Treatment selections using risk-benefit profiles based on data from comparative randomized clinical trials with multiple endpoints.
Pubmed ID: 25122189
Pubmed Central ID: PMC4263228
Journal: Biostatistics (Oxford, England)
Publication Date: 01/01/2015
Affiliation: Department of Biostatistics, Harvard University, Boston, MA 02115, USA.
MeSH Terms: Humans, Randomized Controlled Trials as Topic, Data Interpretation, Statistical, Risk Assessment, Adrenergic beta-Antagonists, Heart Failure, Precision Medicine, Outcome Assessment, Health Care
Grants: R01 AI024643, R01 AI052817, R01 GM079330, R01 HL089778, RC4 CA155940, U01 AI068616, U54 LM008748, UM1 AI068634, UM1 AI068636, UM1 AI068616
Authors: Tian L, Wei LJ, Claggett B, Castagno D
Cite As: Claggett B, Tian L, Castagno D, Wei LJ. Treatment selections using risk-benefit profiles based on data from comparative randomized clinical trials with multiple endpoints. Biostatistics 2015 Jan;16(1):60-72. Epub 2014 Aug 12.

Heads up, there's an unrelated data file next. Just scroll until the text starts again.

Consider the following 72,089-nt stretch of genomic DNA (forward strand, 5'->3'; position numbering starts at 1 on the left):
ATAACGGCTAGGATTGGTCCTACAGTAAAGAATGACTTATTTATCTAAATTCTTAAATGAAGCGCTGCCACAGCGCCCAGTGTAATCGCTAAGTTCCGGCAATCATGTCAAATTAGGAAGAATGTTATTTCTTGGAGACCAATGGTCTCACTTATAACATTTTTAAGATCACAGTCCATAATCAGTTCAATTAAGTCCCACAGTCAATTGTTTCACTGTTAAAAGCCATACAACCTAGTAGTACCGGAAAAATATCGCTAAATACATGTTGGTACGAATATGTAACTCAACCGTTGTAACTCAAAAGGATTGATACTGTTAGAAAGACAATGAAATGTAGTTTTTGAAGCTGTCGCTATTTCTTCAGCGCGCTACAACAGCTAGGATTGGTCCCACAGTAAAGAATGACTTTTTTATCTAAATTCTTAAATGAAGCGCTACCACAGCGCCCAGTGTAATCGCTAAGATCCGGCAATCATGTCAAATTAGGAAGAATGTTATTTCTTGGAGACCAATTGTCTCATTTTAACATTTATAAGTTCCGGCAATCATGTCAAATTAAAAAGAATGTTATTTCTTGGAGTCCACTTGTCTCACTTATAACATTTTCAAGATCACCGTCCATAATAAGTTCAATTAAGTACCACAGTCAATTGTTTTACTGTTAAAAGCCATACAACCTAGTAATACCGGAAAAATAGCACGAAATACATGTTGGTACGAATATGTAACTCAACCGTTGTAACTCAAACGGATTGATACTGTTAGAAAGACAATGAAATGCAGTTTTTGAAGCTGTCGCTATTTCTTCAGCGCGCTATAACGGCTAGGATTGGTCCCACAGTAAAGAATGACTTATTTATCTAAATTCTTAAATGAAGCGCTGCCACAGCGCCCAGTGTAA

In a typical randomized clinical study to compare a new treatment with a control, oftentimes each study subject may experience any of several distinct outcomes during the study period, which collectively define the "risk-benefit" profile. To assess the effect of treatment, it is desirable to utilize the entirety of such outcome information. The times to these events, however, may not be observed completely due to, for example, competing risks or administrative censoring. The standard analyses based on the time to the first event, or individual component analyses with respect to each event time, are not ideal. In this paper, we classify each patient's risk-benefit profile, by considering all event times during follow-up, into several clinically meaningful ordinal categories. We first show how to make inferences for the treatment difference in a two-sample setting where categorical data are incomplete due to censoring. We then present a systematic procedure to identify patients who would benefit from a specific treatment using baseline covariate information. To obtain a valid and efficient system for personalized medicine, we utilize a cross-validation method for model building and evaluation and then make inferences using the final selected prediction procedure with an independent data set. The proposal is illustrated with the data from a clinical trial to evaluate a beta-blocker for treating chronic heart failure patients.